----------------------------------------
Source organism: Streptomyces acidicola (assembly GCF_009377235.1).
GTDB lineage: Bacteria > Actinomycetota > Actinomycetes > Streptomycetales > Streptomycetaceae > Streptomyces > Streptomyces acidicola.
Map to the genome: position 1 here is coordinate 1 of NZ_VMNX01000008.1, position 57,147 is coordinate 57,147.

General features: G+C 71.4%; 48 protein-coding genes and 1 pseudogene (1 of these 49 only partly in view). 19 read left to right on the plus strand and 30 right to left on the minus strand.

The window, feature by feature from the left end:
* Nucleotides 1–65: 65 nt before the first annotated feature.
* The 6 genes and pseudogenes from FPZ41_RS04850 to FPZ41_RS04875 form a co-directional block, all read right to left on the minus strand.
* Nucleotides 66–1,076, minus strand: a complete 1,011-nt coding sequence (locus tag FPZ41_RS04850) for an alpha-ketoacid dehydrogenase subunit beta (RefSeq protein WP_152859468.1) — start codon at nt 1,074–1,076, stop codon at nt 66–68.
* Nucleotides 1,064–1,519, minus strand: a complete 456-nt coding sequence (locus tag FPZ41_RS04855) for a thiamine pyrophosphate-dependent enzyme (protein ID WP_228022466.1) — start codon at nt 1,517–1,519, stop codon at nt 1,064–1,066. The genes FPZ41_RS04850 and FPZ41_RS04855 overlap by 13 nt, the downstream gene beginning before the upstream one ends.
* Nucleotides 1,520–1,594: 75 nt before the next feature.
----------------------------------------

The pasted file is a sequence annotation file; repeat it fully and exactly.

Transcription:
Source organism: Streptomyces acidicola (assembly GCF_009377235.1).
GTDB lineage: Bacteria > Actinomycetota > Actinomycetes > Streptomycetales > Streptomycetaceae > Streptomyces > Streptomyces acidicola.
Map to the genome: position 1 here is coordinate 1 of NZ_VMNX01000008.1, position 57,147 is coordinate 57,147.

General features: G+C 71.4%; 48 protein-coding genes and 1 pseudogene (1 of these 49 only partly in view). 19 read left to right on the plus strand and 30 right to left on the minus strand.

The window, feature by feature from the left end:
* Nucleotides 1–65: 65 nt before the first annotated feature.
* The 6 genes and pseudogenes from FPZ41_RS04850 to FPZ41_RS04875 form a co-directional block, all read right to left on the minus strand.
* Nucleotides 66–1,076, minus strand: a complete 1,011-nt coding sequence (locus tag FPZ41_RS04850) for an alpha-ketoacid dehydrogenase subunit beta (RefSeq protein WP_152859468.1) — start codon at nt 1,074–1,076, stop codon at nt 66–68.
* Nucleotides 1,064–1,519, minus strand: a complete 456-nt coding sequence (locus tag FPZ41_RS04855) for a thiamine pyrophosphate-dependent enzyme (protein ID WP_228022466.1) — start codon at nt 1,517–1,519, stop codon at nt 1,064–1,066. The genes FPZ41_RS04850 and FPZ41_RS04855 overlap by 13 nt, the downstream gene beginning before the upstream one ends.
* Nucleotides 1,520–1,594: 75 nt before the next feature.